Increased production of a vascular permeability factor (VPF) from peripheral blood mononuclear cells (PBMC) in patients with minimal-change nephrotic syndrome (MCNS) has been reported. Interleukin-4 (IL-4) and interleukin-10 (IL-10), both produced by T-helper type-2 cells, are cytokines with the capacity to downregulate proinflammatory responses. To gain insight into the immunoregulatory properties of these cytokines, we analyzed the effects of recombinant human IL-4 and IL-10 on VPF release in MCNS patients. In the present study we show that the regulatory cytokines IL-4 and IL-10 are potent inhibitors of the VPF activity of concanavalin A-activated MCNS PBMC. Each cytokine was found to suppress VPF release in a dose-dependent manner. Moreover, when used at suboptimal concentrations, a combination of the two cytokines resulted in enhanced suppression of VPF release. Neutralization of endogenously produced IL-4 and IL-10 by both anti-IL-4 and anti-IL-10 antibodies resulted in an increased release of VPF. These data demonstrate that IL-4 acts in concert with IL-10 to inhibit VPF release and suggest that they are effective biologic regulators of the VPF responses in vitro.
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                Author and article information

                Journal
                AJN
                Am J Nephrol
                10.1159/issn.0250-8095
                American Journal of Nephrology
                S. Karger AG
                0250-8095
                1421-9670
                2001
                February 2001
                12 March 2001
                : 21
                : 1
                : 20-27
                Affiliations
                aDepartment of Medical Technology, College of Medical Sciences, Saitama Prefectural University, Koshigaya, and bSecond Department of Internal Medicine, Nihon University School of Medicine, Tokyo, Japan
                Article
                46214 Am J Nephrol 2001;21:20–27
                10.1159/000046214
                11275628
                © 2001 S. Karger AG, Basel

                Copyright: All rights reserved. No part of this publication may be translated into other languages, reproduced or utilized in any form or by any means, electronic or mechanical, including photocopying, recording, microcopying, or by any information storage and retrieval system, without permission in writing from the publisher. Drug Dosage: The authors and the publisher have exerted every effort to ensure that drug selection and dosage set forth in this text are in accord with current recommendations and practice at the time of publication. However, in view of ongoing research, changes in government regulations, and the constant flow of information relating to drug therapy and drug reactions, the reader is urged to check the package insert for each drug for any changes in indications and dosage and for added warnings and precautions. This is particularly important when the recommended agent is a new and/or infrequently employed drug. Disclaimer: The statements, opinions and data contained in this publication are solely those of the individual authors and contributors and not of the publishers and the editor(s). The appearance of advertisements or/and product references in the publication is not a warranty, endorsement, or approval of the products or services advertised or of their effectiveness, quality or safety. The publisher and the editor(s) disclaim responsibility for any injury to persons or property resulting from any ideas, methods, instructions or products referred to in the content or advertisements.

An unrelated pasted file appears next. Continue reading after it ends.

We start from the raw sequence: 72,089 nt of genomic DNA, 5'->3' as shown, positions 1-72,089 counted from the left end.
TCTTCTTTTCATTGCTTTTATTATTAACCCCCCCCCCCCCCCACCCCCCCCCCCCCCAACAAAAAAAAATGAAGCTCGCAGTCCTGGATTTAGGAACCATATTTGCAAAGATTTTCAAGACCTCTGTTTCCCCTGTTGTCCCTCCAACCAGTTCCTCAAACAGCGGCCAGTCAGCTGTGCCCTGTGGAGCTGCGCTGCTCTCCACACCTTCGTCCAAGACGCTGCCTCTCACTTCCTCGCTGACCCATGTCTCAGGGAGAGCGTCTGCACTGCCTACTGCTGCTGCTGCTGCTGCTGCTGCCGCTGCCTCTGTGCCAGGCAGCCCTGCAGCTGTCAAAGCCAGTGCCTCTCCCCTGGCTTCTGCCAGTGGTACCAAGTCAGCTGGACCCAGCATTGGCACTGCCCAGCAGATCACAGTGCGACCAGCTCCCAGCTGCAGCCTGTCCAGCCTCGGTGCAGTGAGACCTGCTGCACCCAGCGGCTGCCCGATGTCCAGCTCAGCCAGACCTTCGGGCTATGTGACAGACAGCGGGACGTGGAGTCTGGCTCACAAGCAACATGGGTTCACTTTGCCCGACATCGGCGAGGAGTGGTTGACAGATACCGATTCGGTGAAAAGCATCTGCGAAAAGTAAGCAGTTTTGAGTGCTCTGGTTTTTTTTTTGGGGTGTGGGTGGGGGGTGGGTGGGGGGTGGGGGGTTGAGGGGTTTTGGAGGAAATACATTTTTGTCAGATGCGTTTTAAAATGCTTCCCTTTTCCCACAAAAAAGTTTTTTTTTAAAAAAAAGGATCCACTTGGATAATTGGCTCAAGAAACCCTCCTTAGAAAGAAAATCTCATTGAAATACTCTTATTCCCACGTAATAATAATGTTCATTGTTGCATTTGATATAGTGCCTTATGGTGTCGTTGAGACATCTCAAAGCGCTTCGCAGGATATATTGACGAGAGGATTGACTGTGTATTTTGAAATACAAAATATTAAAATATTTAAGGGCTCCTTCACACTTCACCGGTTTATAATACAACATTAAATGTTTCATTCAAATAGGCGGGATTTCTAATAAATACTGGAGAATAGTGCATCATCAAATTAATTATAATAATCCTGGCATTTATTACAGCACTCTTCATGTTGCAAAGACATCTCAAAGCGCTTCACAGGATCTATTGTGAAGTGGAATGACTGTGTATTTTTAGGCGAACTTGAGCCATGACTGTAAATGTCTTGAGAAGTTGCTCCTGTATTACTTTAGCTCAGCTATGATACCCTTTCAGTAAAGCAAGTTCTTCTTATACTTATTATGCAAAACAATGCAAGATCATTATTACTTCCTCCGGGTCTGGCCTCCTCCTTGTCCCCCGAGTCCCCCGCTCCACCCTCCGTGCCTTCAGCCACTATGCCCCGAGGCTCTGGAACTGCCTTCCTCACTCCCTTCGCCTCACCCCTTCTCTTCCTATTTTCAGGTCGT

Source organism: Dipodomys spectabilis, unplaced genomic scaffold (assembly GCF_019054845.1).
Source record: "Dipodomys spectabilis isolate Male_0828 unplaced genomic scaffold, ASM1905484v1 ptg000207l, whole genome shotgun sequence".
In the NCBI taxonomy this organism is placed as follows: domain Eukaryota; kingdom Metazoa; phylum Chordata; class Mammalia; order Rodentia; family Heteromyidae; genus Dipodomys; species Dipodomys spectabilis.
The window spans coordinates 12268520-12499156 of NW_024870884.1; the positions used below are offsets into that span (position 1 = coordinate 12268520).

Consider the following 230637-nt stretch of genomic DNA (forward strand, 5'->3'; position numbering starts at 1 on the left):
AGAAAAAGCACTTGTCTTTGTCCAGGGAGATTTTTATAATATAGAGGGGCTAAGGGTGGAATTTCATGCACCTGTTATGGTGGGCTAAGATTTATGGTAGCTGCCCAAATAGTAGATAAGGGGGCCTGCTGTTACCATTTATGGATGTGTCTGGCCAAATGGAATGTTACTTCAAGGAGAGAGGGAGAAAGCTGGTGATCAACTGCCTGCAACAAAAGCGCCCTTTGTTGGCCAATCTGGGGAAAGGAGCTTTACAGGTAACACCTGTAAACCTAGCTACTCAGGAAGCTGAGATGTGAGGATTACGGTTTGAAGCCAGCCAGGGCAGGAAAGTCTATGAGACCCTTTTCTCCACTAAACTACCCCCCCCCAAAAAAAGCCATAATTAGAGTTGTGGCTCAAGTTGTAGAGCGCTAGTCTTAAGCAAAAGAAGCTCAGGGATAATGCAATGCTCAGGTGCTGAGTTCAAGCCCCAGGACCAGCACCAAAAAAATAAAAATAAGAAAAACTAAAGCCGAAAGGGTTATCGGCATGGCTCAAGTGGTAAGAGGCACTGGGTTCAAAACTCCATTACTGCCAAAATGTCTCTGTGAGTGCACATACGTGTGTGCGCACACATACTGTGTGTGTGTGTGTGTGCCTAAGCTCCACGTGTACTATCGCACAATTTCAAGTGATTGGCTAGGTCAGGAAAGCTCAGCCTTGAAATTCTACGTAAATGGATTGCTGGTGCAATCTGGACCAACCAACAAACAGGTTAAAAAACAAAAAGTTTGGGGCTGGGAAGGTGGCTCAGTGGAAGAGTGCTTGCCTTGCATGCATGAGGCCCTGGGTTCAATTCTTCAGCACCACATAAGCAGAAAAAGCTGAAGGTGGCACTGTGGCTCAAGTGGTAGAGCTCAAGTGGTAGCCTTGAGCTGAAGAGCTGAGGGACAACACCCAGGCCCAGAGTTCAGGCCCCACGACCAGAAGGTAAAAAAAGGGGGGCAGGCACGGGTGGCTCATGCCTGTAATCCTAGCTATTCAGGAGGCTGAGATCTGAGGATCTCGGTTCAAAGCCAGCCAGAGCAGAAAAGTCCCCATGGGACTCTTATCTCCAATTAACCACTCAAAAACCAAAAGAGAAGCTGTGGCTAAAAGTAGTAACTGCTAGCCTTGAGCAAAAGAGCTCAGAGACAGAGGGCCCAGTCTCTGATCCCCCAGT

Page count
                Figures: 5, Tables: 1, References: 15, Pages: 8
                Product
                Self URI (application/pdf): https://www.karger.com/Article/Pdf/46214
                Categories
                Clinical Study